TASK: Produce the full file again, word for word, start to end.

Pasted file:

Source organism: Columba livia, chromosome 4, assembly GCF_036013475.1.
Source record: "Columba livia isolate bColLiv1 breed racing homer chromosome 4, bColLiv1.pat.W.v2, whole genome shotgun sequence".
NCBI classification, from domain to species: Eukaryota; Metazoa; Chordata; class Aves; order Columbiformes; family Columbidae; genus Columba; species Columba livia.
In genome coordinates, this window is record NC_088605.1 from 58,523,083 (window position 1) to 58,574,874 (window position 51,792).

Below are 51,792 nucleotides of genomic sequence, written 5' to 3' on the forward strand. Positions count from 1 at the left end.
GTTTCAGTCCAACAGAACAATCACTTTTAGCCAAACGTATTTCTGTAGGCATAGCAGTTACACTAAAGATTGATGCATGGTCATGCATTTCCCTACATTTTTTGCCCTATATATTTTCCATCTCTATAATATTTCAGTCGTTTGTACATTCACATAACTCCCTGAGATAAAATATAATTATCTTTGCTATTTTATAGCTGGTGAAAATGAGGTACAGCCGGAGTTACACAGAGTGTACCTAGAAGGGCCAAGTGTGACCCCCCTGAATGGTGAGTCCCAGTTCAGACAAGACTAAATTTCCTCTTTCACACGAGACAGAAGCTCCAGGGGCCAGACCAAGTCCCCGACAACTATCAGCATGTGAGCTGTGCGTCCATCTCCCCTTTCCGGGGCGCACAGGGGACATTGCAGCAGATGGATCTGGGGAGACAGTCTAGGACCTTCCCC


Source organism: Columba livia, chromosome 4, assembly GCF_036013475.1.
Source record: "Columba livia isolate bColLiv1 breed racing homer chromosome 4, bColLiv1.pat.W.v2, whole genome shotgun sequence".
NCBI classification, from domain to species: Eukaryota; Metazoa; Chordata; class Aves; order Columbiformes; family Columbidae; genus Columba; species Columba livia.
In genome coordinates, this window is record NC_088605.1 from 58,523,083 (window position 1) to 58,574,874 (window position 51,792).

Below are 51,792 nucleotides of genomic sequence, written 5' to 3' on the forward strand. Positions count from 1 at the left end.
GTTTCAGTCCAACAGAACAATCACTTTTAGCCAAACGTATTTCTGTAGGCATAGCAGTTACACTAAAGATTGATGCATGGTCATGCATTTCCCTACATTTTTTGCCCTATATATTTTCCATCTCTATAATATTTCAGTCGTTTGTACATTCACATAACTCCCTGAGATAAAATATAATTATCTTTGCTATTTTATAGCTGGTGAAAATGAGGTACAGCCGGAGTTACACAGAGTGTACCTAGAAGGGCCAAGTGTGACCCCCCTGAATGGTGAGTCCCAGTTCAGACAAGACTAAATTTCCTCTTTCACACGAGACAGAAGCTCCAGGGGCCAGACCAAGTCCCCGACAACTATCAGCATGTGAGCTGTGCGTCCATCTCCCCTTTCCGGGGCGCACAGGGGACATTGCAGCAGATGGATCTGGGGAGACAGTCTAGGACCTTCCCC